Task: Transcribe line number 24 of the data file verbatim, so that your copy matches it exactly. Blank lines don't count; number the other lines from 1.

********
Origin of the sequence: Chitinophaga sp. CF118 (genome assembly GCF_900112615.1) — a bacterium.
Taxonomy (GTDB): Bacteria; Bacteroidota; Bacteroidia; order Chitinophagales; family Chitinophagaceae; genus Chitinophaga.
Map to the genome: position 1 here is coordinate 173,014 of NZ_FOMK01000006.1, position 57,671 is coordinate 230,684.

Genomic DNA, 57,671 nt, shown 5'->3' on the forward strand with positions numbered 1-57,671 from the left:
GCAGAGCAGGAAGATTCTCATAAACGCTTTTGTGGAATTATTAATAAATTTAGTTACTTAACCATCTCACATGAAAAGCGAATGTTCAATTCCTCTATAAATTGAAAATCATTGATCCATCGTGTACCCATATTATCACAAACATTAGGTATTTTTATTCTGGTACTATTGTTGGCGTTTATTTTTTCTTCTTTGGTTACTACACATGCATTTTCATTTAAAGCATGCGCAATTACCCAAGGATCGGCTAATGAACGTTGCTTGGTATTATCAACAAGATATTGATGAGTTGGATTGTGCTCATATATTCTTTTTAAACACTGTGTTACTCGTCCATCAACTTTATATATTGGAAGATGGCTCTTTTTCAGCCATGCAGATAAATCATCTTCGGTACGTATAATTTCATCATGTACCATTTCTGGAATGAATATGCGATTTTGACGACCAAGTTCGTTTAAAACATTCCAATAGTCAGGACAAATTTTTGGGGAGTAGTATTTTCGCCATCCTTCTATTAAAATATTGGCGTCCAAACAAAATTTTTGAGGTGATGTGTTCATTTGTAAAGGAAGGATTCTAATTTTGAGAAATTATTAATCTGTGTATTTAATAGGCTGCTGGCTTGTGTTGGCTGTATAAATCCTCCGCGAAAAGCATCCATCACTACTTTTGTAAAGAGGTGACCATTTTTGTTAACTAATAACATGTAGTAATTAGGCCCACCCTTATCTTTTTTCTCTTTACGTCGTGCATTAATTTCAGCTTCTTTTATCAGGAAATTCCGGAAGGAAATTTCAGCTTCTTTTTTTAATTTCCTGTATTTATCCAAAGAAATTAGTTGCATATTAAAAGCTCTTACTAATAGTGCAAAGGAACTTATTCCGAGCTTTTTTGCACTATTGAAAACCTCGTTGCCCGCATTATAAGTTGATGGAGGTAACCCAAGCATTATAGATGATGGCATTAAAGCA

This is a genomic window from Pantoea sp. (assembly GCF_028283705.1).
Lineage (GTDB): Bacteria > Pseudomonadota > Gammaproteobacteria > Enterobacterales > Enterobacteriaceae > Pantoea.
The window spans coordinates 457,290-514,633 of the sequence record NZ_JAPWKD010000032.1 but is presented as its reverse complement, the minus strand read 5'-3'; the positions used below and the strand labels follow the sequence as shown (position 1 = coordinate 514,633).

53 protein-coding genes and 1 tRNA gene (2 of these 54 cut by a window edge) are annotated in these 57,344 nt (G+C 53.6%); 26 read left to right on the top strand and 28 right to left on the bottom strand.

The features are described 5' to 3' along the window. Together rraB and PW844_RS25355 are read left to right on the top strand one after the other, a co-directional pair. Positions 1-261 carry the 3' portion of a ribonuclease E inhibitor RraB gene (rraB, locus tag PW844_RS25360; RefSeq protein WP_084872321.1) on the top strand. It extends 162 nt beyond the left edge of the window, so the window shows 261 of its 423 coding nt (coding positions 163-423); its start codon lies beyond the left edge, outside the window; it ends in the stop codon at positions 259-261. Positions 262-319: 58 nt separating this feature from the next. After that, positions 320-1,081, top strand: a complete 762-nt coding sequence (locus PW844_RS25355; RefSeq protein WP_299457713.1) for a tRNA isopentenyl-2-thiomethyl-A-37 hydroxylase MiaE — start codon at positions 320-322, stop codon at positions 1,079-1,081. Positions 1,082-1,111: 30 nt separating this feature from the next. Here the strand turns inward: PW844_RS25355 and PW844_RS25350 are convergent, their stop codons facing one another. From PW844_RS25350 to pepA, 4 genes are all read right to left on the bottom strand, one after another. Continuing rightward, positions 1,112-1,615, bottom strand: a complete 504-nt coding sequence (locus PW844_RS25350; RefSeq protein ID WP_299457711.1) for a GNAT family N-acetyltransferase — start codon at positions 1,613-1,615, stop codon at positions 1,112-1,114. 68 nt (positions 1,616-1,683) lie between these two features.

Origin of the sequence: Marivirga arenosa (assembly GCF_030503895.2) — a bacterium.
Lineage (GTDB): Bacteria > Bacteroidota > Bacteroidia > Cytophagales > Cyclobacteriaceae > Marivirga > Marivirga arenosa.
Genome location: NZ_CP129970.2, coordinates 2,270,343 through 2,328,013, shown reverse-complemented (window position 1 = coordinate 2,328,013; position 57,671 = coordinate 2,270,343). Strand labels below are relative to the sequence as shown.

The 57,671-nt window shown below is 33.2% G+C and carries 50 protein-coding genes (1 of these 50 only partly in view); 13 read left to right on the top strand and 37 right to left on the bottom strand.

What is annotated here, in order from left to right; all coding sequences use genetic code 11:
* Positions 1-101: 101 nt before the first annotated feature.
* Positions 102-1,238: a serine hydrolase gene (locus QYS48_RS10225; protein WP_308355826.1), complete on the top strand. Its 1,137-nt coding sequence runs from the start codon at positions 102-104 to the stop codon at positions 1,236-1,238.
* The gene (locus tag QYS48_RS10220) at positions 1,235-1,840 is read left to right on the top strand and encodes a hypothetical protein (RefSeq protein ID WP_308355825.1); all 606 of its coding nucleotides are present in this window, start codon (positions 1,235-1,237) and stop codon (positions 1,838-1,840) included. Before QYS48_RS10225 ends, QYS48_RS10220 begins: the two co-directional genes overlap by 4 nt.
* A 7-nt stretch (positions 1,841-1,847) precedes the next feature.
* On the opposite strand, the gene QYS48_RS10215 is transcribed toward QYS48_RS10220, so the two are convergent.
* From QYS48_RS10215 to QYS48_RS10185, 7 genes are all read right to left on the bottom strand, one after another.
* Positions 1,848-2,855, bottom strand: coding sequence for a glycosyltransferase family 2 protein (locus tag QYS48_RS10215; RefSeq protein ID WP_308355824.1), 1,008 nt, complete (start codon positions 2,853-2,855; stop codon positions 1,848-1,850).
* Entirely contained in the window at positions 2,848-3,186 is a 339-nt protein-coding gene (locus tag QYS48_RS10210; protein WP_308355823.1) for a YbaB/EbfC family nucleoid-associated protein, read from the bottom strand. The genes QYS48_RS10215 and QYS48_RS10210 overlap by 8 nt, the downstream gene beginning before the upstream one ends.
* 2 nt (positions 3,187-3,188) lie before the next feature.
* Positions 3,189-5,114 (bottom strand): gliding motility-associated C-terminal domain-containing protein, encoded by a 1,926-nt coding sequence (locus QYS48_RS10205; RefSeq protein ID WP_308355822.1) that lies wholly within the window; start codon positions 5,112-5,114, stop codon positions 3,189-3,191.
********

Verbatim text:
* 2 nt (positions 3,187-3,188) lie before the next feature.